Jython can be used to run HMS, a Java program, in a "headless" way.

At a minimum you will need HEC-HMS. You might also consider running your script via a batch file or an IDE, in which case you will need an instance of Jython.

A Jython example

An sample python script, compute_current.py, is shown below:

from hms.model import Project
from hms import Hms

myProject = Project.open('C:/Projects/castro/castro.hms')


Running the script via HEC-HMS

This is the easiest way to run a jython script. HEC-HMS uses an embedded python interpreter and takes care of setting the environment. Simply pass your script to HEC-HMS.cmd or HEC-HMS.exe with the -script or -s argument followed by the path to script. For example:

cd /d C:/Programs/HEC-HMS-4.4
hec-hms.cmd -script C:/Projects/castro/scripts/compute_current.py

Running the script via batch

Scripts can also be run via batch file. In this case you will need to set an equivalent environment to HEC-HMS. Batch file, compute_current.bat, is shown below:

set "PATH=C:/Programs/HEC-HMS-4.4-beta.2/bin/gdal;%PATH%"
set "GDAL_DRIVER_PATH=C:/Programs/HEC-HMS-4.4-beta.2/bin/gdal/gdalplugins"
set "GDAL_DATA=C:/Programs/HEC-HMS-4.4-beta.2/gdal/bin/gdal-data"
set "PROJ_LIB=C:/Programs/HEC-HMS-4.4-beta.2/gdal/bin/projlib"

set "CLASSPATH=C:/Projects/hms/HEC-HMS/build/distributions/HEC-HMS-4.4-beta.2/hms.jar;C:/Projects/hms/HEC-HMS/build/distributions/HEC-HMS-4.4-beta.2/lib/*"

C:/jython2.7.1/bin/jython -Djava.library.path="C:/Programs/HEC-HMS-4.4-beta.2/bin;C:/Programs/HEC-HMS-4.4-beta.2/bin/gdal" compute_current.py

Line 1: The path to GDAL binaries prepends the the PATH environment variable. This is probably not necessary unless you are working with the HMR52 storm in the met model. Paths to TauDEM and MPI are not included because we will not be accessing these via scripting.

Lines 2-4: Other GDAL environment variables are configured. These are probably not necessary for most scripting applications.

Line 5: Set the java classpath to include the path to hms.jar and dependent libraries. All of the dependent libraries are located in the distribution lib directory. In this case a wildcard * indicates that all libraries in the lib directory should be added to the classpath.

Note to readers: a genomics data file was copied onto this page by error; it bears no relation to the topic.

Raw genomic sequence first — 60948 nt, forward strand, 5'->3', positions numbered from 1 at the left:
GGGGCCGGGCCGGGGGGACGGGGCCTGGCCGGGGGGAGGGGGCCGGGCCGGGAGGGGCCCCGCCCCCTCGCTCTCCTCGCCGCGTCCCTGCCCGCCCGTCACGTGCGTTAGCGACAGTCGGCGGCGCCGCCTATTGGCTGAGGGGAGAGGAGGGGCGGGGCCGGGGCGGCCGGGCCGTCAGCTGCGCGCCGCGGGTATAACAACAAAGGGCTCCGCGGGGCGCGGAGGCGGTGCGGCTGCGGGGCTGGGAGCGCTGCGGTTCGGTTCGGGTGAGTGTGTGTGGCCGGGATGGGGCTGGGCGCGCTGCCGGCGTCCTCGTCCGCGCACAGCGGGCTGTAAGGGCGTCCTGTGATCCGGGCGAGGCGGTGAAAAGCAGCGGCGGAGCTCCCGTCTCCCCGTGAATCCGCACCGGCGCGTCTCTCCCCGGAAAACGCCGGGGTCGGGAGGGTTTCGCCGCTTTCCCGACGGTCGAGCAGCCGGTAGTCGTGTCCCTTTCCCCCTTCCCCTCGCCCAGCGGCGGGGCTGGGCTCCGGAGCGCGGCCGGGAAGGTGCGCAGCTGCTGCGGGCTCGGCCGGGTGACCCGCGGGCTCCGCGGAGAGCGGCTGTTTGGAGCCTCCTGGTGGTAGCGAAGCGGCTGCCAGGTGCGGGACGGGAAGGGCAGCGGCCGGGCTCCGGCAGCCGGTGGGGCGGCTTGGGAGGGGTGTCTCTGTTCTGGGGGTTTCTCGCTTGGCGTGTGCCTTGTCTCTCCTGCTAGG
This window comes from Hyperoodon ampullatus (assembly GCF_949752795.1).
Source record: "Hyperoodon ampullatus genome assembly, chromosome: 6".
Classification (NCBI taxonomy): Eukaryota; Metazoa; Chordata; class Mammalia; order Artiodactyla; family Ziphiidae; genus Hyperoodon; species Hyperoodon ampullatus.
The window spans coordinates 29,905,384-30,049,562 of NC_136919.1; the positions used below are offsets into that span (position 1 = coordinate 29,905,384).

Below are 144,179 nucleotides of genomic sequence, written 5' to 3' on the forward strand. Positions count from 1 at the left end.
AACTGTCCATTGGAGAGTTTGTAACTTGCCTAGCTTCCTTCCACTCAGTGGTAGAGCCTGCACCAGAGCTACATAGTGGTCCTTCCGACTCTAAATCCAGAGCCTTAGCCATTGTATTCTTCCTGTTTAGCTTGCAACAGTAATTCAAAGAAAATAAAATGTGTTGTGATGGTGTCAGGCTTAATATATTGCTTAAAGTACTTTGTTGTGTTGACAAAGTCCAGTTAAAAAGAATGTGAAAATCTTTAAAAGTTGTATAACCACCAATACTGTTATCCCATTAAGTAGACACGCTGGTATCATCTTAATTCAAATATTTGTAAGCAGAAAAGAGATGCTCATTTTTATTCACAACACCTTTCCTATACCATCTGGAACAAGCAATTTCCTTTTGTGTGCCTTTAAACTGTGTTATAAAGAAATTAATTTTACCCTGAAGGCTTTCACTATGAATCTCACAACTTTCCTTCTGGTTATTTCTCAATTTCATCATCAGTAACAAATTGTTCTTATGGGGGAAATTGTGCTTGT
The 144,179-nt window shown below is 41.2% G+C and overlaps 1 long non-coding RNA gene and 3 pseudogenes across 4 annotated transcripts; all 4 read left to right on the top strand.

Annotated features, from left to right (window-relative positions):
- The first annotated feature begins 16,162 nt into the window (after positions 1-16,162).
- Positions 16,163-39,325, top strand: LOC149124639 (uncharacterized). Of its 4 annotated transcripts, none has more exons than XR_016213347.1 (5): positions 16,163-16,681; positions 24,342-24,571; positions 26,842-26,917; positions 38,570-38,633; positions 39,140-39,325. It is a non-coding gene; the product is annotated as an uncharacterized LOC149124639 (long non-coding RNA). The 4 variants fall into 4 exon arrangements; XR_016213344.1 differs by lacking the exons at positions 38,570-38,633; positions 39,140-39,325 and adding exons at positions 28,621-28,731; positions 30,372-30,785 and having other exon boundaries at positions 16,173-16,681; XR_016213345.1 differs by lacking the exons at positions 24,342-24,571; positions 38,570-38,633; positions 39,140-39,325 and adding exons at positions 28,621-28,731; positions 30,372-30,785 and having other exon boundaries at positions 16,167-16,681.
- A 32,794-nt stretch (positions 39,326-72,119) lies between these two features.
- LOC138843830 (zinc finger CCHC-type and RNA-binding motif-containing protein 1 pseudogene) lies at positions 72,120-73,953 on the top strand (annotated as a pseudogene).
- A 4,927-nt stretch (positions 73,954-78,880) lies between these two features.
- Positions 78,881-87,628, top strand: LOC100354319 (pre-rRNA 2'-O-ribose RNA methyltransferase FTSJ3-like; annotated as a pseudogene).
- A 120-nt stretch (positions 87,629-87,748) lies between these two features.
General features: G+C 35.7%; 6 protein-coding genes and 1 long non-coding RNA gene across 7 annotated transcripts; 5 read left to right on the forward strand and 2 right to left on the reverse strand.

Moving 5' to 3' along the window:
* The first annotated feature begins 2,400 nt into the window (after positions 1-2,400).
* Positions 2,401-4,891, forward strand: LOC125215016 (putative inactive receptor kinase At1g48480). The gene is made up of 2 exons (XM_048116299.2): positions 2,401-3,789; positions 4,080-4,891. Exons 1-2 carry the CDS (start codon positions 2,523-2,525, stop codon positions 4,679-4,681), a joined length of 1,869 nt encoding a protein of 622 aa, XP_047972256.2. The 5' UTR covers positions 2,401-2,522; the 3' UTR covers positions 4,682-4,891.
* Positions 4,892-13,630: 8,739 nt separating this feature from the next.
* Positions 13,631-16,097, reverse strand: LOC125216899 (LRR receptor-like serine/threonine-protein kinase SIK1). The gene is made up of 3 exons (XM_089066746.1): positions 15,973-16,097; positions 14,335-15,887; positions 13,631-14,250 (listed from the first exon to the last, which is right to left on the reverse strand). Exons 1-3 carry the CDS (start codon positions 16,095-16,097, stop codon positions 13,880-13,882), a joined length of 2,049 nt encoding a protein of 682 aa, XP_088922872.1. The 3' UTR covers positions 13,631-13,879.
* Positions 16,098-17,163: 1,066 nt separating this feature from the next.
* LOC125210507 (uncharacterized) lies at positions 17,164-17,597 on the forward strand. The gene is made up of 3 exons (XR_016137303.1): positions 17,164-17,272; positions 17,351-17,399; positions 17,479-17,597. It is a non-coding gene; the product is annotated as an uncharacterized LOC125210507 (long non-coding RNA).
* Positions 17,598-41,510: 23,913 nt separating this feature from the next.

Line 6: Use the jython executable to execute the script. -Djava.library.path sets the path to native libraries. Paths should include the distribution bin directory, where javaHeclib.dll and WindowsEnvironment.dll reside, as well as the bin/gdal directory where gdal201.dll resides.

Running the script in an IDE

Scripts can also be executed in an integrated development environment (IDE). IDEs provide useful features such as code completion, automated refactoring, and debugging. This example demonstrates using IntelliJ with the Python plugin; Other IDE configurations such as eclipse with the PyDev plugin can be used.

A new project is created called jython-hms-scripts. The file compute_current.py is placed in the project:

The script is compute_current.py, from the code snippet above.

In Project Structure, set the Project SDK to an instance of Jython.

In Project Structure, add hms.jar as a library. You can optionally add the rest of the dependent library jars here.

Create a new run configuration, such as compute_current.

In the run configuration, set environment variables. See notes in the Running a script via batch section. In this case the CLASSPATH environment variable is set to the distribution lib directory. Alternatively you can add each jar explicitly in Project Structure | Libraries.

In the run configuration, set interpreter options to include -Djava.library.path. See notes in the Running a script via batch section.

For the HEC-HMS API reference, see Scripting in the HEC-HMS User's Manual.

Happy scripting!